Friday

Feb. 9, 2007

In the Middle of the Road

by Elizabeth Bishop

FRIDAY, 9 FEBRUARY, 2007
Listen (RealAudio) | How to listen

Poem: "In the Middle of the Road" by Carlos Drummond de Andrade, translation by Elizabeth Bishop from The Complete Poems: 1927-1979. © The Noonday Press. Reprinted with permission. (buy now)

In the Middle of the Road

In the middle of the road there was a stone
there was a stone in the middle of the road
there was a stone
in the middle of the road there was a stone.

Never should I forget this event
in the life of my fatigued retinas.
Never should I forget that in the middle of the road
there was a stone
there was a stone in the middle of the road
in the middle of the road there was a stone.


Literary and Historical Notes:

It's the birthday of the novelist Alice Walker, (books by this author) born in Eatonton, Georgia (1944). She grew up the youngest of eight children. She's the author of many novels and books of poetry, but she's perhaps best known for her novel The Color Purple (1982), which begins, "Dear God, I am fourteen years old. ... I have always been a good girl. Maybe you can give me a sign letting me know what is happening to me." That novel went on to win both the National Book Award and the Pulitzer Prize. Walker was the first black woman ever to receive the Pulitzer Prize for Fiction.


It's the birthday of the playwright and memoirist Brendan Behan, (books by this author) born in Dublin (1923). He grew up in a house fiercely opposed to British rule. His mother was fond of saying, "Burn all things British — except their coal." He got involved with the IRA and as a result spent most of his early life in and out of prison. It was while he was in prison that he wrote his play The Quare Fellow (1954) about a day in the life of group of inmates as they wait for one of their fellow prisoners to be hanged. "Quare fellow" is Irish slang for a condemned man. No Irish theater would produce the play, but it became a sensation in London.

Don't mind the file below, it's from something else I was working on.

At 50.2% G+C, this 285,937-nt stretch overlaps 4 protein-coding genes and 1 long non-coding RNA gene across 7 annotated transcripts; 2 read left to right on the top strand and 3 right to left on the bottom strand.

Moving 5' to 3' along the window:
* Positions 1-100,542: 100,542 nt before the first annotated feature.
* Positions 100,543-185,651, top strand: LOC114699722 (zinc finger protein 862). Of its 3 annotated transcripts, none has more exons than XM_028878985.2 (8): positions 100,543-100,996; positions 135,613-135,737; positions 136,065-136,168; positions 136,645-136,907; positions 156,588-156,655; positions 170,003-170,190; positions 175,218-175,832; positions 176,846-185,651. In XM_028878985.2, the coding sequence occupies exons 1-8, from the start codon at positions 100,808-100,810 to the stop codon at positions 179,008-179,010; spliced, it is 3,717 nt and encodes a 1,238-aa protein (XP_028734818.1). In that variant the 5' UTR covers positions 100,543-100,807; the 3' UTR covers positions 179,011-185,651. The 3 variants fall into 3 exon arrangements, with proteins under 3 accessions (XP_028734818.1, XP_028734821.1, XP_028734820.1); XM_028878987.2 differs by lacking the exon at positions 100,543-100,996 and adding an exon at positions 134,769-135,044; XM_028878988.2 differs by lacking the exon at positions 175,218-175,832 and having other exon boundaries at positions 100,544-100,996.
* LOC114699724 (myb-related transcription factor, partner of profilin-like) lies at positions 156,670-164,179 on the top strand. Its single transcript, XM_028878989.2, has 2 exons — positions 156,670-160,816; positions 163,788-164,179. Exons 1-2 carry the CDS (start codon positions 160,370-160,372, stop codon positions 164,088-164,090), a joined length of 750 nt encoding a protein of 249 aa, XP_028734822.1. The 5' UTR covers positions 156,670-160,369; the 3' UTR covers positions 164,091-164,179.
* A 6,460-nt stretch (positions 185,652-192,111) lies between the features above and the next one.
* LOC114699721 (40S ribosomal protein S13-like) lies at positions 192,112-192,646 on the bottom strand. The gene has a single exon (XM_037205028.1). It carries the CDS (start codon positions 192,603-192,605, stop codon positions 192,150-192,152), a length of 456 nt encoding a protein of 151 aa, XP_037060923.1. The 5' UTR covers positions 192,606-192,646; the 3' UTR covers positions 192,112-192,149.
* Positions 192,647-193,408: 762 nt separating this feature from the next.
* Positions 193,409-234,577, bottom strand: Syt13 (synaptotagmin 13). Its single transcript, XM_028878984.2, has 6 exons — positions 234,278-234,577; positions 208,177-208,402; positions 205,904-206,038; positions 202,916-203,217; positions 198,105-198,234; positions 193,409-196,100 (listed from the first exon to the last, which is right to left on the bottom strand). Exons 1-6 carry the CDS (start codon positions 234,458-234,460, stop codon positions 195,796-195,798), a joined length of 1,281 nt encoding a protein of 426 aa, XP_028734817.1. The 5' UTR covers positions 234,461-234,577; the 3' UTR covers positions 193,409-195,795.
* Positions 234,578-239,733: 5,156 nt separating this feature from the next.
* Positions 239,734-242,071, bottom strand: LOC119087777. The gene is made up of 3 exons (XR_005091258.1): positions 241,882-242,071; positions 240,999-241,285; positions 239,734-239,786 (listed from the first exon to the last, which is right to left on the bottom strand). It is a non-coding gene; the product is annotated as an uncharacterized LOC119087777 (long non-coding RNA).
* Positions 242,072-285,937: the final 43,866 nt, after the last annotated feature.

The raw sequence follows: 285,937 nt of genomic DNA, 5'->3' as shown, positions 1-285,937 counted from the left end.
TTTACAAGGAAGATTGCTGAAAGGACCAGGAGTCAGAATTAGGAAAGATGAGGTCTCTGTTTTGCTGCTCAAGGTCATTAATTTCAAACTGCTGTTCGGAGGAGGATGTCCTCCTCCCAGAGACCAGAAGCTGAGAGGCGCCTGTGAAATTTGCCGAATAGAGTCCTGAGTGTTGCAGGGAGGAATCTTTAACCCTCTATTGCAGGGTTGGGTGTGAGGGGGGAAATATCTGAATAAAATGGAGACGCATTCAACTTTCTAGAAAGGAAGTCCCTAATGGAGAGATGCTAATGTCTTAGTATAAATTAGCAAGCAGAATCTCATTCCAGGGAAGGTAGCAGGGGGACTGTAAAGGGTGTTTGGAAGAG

Behan was a heavy drinker and a wild character, and he quickly became one of the most notorious writers in London. He once said, "There is no such thing as bad publicity except your own obituary.

"Behan's autobiography Borstal Boy (1958) and his play The Hostage (1958) were also big successes, but after that his health declined, and he died in 1964, his career having lasted only 10 years.


It's the birthday of writer George Ade, (books by this author) born near Kentland, Indiana (1866). He went to Purdue University and then got a job as a newspaperman in Chicago writing a daily column about the weather. He would just walk around the city and ask ordinary people what they thought of the weather, and then he wrote down what they said. His column was so popular that he was given free reign to write about whatever he wanted, and so he just took a walk every day, looking at the city and talking to people, until something struck his fancy.

Then, in 1897, Ade got the idea to write a series of fables about modern characters, using modern American vernacular. The first of these fables was "The Fable of Sister Mae Who Did As Well As Could Be Expected," and it was so popular that he wrote many more, collected in his books Fables in Slang (1899) and More Fables (1900). Ade later said, "It was a great lark to write in slang — just like gorging on forbidden fruit."


It's the birthday of the physicist and science writer Brian Greene, (books by this author) born in New York City (1963). He's one of the leading theorists in an area of physics known as "string theory," and he's also the author of a best-selling book about that theory, called The Elegant Universe (1999).